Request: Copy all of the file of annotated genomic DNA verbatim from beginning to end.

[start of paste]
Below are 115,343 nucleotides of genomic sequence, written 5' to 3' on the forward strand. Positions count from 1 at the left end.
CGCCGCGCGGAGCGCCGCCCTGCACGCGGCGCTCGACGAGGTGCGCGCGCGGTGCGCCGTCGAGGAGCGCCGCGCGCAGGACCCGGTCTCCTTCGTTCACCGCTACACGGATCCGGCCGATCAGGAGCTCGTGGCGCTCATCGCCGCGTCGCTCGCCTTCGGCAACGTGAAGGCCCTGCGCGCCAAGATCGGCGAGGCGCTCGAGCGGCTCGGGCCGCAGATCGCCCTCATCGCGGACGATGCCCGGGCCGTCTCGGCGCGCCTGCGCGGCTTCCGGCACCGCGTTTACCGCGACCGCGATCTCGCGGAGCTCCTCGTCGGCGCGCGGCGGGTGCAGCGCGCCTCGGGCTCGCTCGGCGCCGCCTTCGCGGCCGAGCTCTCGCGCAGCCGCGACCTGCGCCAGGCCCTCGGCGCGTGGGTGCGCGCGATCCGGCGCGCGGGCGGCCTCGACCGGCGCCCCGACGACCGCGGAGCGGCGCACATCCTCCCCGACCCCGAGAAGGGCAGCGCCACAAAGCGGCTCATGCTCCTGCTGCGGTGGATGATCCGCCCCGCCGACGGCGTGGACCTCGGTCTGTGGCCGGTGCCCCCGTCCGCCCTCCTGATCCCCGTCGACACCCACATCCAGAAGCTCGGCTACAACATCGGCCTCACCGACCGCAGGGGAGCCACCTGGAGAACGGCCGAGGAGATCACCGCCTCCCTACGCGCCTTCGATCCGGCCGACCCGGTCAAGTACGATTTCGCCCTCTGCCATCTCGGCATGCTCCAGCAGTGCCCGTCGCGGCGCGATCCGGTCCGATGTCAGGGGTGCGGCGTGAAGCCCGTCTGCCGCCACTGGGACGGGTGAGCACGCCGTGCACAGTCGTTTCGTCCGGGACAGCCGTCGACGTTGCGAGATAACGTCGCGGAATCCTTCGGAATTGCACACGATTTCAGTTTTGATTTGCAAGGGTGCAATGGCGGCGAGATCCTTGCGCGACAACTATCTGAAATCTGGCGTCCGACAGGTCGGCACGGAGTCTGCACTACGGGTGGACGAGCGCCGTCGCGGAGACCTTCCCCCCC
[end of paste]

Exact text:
Below are 115,343 nucleotides of genomic sequence, written 5' to 3' on the forward strand. Positions count from 1 at the left end.
CGCCGCGCGGAGCGCCGCCCTGCACGCGGCGCTCGACGAGGTGCGCGCGCGGTGCGCCGTCGAGGAGCGCCGCGCGCAGGACCCGGTCTCCTTCGTTCACCGCTACACGGATCCGGCCGATCAGGAGCTCGTGGCGCTCATCGCCGCGTCGCTCGCCTTCGGCAACGTGAAGGCCCTGCGCGCCAAGATCGGCGAGGCGCTCGAGCGGCTCGGGCCGCAGATCGCCCTCATCGCGGACGATGCCCGGGCCGTCTCGGCGCGCCTGCGCGGCTTCCGGCACCGCGTTTACCGCGACCGCGATCTCGCGGAGCTCCTCGTCGGCGCGCGGCGGGTGCAGCGCGCCTCGGGCTCGCTCGGCGCCGCCTTCGCGGCCGAGCTCTCGCGCAGCCGCGACCTGCGCCAGGCCCTCGGCGCGTGGGTGCGCGCGATCCGGCGCGCGGGCGGCCTCGACCGGCGCCCCGACGACCGCGGAGCGGCGCACATCCTCCCCGACCCCGAGAAGGGCAGCGCCACAAAGCGGCTCATGCTCCTGCTGCGGTGGATGATCCGCCCCGCCGACGGCGTGGACCTCGGTCTGTGGCCGGTGCCCCCGTCCGCCCTCCTGATCCCCGTCGACACCCACATCCAGAAGCTCGGCTACAACATCGGCCTCACCGACCGCAGGGGAGCCACCTGGAGAACGGCCGAGGAGATCACCGCCTCCCTACGCGCCTTCGATCCGGCCGACCCGGTCAAGTACGATTTCGCCCTCTGCCATCTCGGCATGCTCCAGCAGTGCCCGTCGCGGCGCGATCCGGTCCGATGTCAGGGGTGCGGCGTGAAGCCCGTCTGCCGCCACTGGGACGGGTGAGCACGCCGTGCACAGTCGTTTCGTCCGGGACAGCCGTCGACGTTGCGAGATAACGTCGCGGAATCCTTCGGAATTGCACACGATTTCAGTTTTGATTTGCAAGGGTGCAATGGCGGCGAGATCCTTGCGCGACAACTATCTGAAATCTGGCGTCCGACAGGTCGGCACGGAGTCTGCACTACGGGTGGACGAGCGCCGTCGCGGAGACCTTCCCCCCC